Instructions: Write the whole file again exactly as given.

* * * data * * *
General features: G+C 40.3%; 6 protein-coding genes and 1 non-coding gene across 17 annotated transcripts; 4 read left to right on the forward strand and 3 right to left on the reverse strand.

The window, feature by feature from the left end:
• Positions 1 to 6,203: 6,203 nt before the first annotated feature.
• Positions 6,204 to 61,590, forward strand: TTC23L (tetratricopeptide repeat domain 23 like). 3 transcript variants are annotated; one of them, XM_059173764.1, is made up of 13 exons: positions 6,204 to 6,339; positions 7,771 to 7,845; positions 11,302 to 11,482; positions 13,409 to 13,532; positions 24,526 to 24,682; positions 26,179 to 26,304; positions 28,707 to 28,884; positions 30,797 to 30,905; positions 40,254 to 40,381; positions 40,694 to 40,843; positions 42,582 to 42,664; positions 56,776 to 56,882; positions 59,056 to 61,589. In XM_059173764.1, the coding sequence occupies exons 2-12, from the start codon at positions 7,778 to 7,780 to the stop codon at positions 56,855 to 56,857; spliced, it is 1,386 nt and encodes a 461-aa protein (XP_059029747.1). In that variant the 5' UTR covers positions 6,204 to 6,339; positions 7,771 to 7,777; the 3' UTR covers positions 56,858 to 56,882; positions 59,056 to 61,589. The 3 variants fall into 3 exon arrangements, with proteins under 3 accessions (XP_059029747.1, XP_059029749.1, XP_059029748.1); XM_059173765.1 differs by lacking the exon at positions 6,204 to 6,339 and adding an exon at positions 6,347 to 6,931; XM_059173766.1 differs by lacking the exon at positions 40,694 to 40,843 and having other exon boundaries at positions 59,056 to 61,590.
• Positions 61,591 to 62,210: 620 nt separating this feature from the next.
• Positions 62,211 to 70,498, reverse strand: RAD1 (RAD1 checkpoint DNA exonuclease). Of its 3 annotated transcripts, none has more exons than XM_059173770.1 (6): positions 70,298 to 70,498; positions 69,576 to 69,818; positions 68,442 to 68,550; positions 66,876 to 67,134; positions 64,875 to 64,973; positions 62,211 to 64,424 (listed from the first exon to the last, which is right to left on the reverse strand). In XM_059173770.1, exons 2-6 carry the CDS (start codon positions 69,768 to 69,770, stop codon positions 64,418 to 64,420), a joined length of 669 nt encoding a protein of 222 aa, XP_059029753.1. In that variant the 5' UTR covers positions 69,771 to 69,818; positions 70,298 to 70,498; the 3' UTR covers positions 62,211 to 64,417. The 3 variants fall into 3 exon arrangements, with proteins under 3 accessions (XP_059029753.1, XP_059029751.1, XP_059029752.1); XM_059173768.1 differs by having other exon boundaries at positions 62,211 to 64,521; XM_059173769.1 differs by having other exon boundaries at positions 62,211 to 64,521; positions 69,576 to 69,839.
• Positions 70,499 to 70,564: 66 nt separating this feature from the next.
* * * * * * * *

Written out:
General features: G+C 40.3%; 6 protein-coding genes and 1 non-coding gene across 17 annotated transcripts; 4 read left to right on the forward strand and 3 right to left on the reverse strand.

The window, feature by feature from the left end:
• Positions 1 to 6,203: 6,203 nt before the first annotated feature.
• Positions 6,204 to 61,590, forward strand: TTC23L (tetratricopeptide repeat domain 23 like). 3 transcript variants are annotated; one of them, XM_059173764.1, is made up of 13 exons: positions 6,204 to 6,339; positions 7,771 to 7,845; positions 11,302 to 11,482; positions 13,409 to 13,532; positions 24,526 to 24,682; positions 26,179 to 26,304; positions 28,707 to 28,884; positions 30,797 to 30,905; positions 40,254 to 40,381; positions 40,694 to 40,843; positions 42,582 to 42,664; positions 56,776 to 56,882; positions 59,056 to 61,589. In XM_059173764.1, the coding sequence occupies exons 2-12, from the start codon at positions 7,778 to 7,780 to the stop codon at positions 56,855 to 56,857; spliced, it is 1,386 nt and encodes a 461-aa protein (XP_059029747.1). In that variant the 5' UTR covers positions 6,204 to 6,339; positions 7,771 to 7,777; the 3' UTR covers positions 56,858 to 56,882; positions 59,056 to 61,589. The 3 variants fall into 3 exon arrangements, with proteins under 3 accessions (XP_059029747.1, XP_059029749.1, XP_059029748.1); XM_059173765.1 differs by lacking the exon at positions 6,204 to 6,339 and adding an exon at positions 6,347 to 6,931; XM_059173766.1 differs by lacking the exon at positions 40,694 to 40,843 and having other exon boundaries at positions 59,056 to 61,590.
• Positions 61,591 to 62,210: 620 nt separating this feature from the next.
• Positions 62,211 to 70,498, reverse strand: RAD1 (RAD1 checkpoint DNA exonuclease). Of its 3 annotated transcripts, none has more exons than XM_059173770.1 (6): positions 70,298 to 70,498; positions 69,576 to 69,818; positions 68,442 to 68,550; positions 66,876 to 67,134; positions 64,875 to 64,973; positions 62,211 to 64,424 (listed from the first exon to the last, which is right to left on the reverse strand). In XM_059173770.1, exons 2-6 carry the CDS (start codon positions 69,768 to 69,770, stop codon positions 64,418 to 64,420), a joined length of 669 nt encoding a protein of 222 aa, XP_059029753.1. In that variant the 5' UTR covers positions 69,771 to 69,818; positions 70,298 to 70,498; the 3' UTR covers positions 62,211 to 64,417. The 3 variants fall into 3 exon arrangements, with proteins under 3 accessions (XP_059029753.1, XP_059029751.1, XP_059029752.1); XM_059173768.1 differs by having other exon boundaries at positions 62,211 to 64,521; XM_059173769.1 differs by having other exon boundaries at positions 62,211 to 64,521; positions 69,576 to 69,839.
• Positions 70,499 to 70,564: 66 nt separating this feature from the next.